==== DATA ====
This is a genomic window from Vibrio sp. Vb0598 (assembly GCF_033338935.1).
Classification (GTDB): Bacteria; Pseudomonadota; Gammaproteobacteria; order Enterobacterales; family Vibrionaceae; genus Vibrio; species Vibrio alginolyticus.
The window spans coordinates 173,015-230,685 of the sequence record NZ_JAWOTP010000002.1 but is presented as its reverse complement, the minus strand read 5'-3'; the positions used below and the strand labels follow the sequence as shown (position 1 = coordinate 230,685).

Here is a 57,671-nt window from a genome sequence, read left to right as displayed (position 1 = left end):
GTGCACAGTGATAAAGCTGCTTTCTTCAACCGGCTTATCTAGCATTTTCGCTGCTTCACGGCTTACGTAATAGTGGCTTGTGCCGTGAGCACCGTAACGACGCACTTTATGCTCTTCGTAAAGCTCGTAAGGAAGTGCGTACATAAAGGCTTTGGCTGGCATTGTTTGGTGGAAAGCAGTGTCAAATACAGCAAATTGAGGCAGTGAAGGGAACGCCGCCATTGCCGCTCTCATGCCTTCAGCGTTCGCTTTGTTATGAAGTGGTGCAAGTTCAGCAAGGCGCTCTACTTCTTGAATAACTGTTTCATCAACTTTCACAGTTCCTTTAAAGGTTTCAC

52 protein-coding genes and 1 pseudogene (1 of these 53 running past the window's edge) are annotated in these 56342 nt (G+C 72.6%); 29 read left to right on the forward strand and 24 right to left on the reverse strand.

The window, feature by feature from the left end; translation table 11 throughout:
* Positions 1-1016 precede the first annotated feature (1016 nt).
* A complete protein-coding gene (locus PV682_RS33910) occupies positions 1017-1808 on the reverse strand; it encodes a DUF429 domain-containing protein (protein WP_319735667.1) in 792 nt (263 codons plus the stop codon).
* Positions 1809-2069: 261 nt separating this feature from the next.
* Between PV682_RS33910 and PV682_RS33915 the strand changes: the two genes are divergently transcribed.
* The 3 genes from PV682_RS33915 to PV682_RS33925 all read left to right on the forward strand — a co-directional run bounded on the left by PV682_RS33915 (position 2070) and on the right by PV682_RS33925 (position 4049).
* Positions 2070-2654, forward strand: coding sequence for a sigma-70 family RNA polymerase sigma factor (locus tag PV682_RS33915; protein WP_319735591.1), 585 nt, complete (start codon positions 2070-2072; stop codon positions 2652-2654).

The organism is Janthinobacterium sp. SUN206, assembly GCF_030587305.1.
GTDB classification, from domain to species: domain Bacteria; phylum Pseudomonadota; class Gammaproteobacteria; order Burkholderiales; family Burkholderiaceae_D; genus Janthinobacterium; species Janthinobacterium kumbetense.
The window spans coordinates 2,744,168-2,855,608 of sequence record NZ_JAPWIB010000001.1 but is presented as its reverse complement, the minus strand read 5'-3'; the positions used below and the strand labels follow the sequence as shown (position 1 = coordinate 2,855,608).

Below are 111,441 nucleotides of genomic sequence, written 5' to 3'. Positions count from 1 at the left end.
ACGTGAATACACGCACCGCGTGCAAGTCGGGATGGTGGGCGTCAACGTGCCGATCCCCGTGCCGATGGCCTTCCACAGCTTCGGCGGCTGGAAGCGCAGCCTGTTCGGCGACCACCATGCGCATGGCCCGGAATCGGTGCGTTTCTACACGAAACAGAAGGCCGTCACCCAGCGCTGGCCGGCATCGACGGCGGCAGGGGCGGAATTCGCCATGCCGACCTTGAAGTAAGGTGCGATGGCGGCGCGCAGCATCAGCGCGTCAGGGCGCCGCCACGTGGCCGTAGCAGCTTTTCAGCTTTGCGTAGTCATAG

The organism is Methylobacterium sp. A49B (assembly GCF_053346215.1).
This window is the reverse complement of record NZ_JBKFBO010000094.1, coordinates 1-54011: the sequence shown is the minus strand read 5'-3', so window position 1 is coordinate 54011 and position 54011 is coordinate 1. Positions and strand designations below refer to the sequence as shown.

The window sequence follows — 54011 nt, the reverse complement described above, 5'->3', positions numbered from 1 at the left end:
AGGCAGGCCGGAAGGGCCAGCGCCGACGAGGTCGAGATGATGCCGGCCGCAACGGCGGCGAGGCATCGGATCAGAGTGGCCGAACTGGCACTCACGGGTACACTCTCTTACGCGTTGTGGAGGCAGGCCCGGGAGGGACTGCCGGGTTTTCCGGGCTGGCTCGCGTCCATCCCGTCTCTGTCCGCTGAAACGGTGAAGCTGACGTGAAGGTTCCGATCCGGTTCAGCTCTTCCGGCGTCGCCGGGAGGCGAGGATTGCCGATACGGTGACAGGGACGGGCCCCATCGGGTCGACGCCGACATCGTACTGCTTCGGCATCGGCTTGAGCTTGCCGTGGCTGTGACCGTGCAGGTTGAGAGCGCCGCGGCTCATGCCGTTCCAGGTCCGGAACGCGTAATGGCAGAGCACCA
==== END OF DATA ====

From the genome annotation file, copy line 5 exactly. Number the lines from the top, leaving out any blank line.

GTGCACAGTGATAAAGCTGCTTTCTTCAACCGGCTTATCTAGCATTTTCGCTGCTTCACGGCTTACGTAATAGTGGCTTGTGCCGTGAGCACCGTAACGACGCACTTTATGCTCTTCGTAAAGCTCGTAAGGAAGTGCGTACATAAAGGCTTTGGCTGGCATTGTTTGGTGGAAAGCAGTGTCAAATACAGCAAATTGAGGCAGTGAAGGGAACGCCGCCATTGCCGCTCTCATGCCTTCAGCGTTCGCTTTGTTATGAAGTGGTGCAAGTTCAGCAAGGCGCTCTACTTCTTGAATAACTGTTTCATCAACTTTCACAGTTCCTTTAAAGGTTTCAC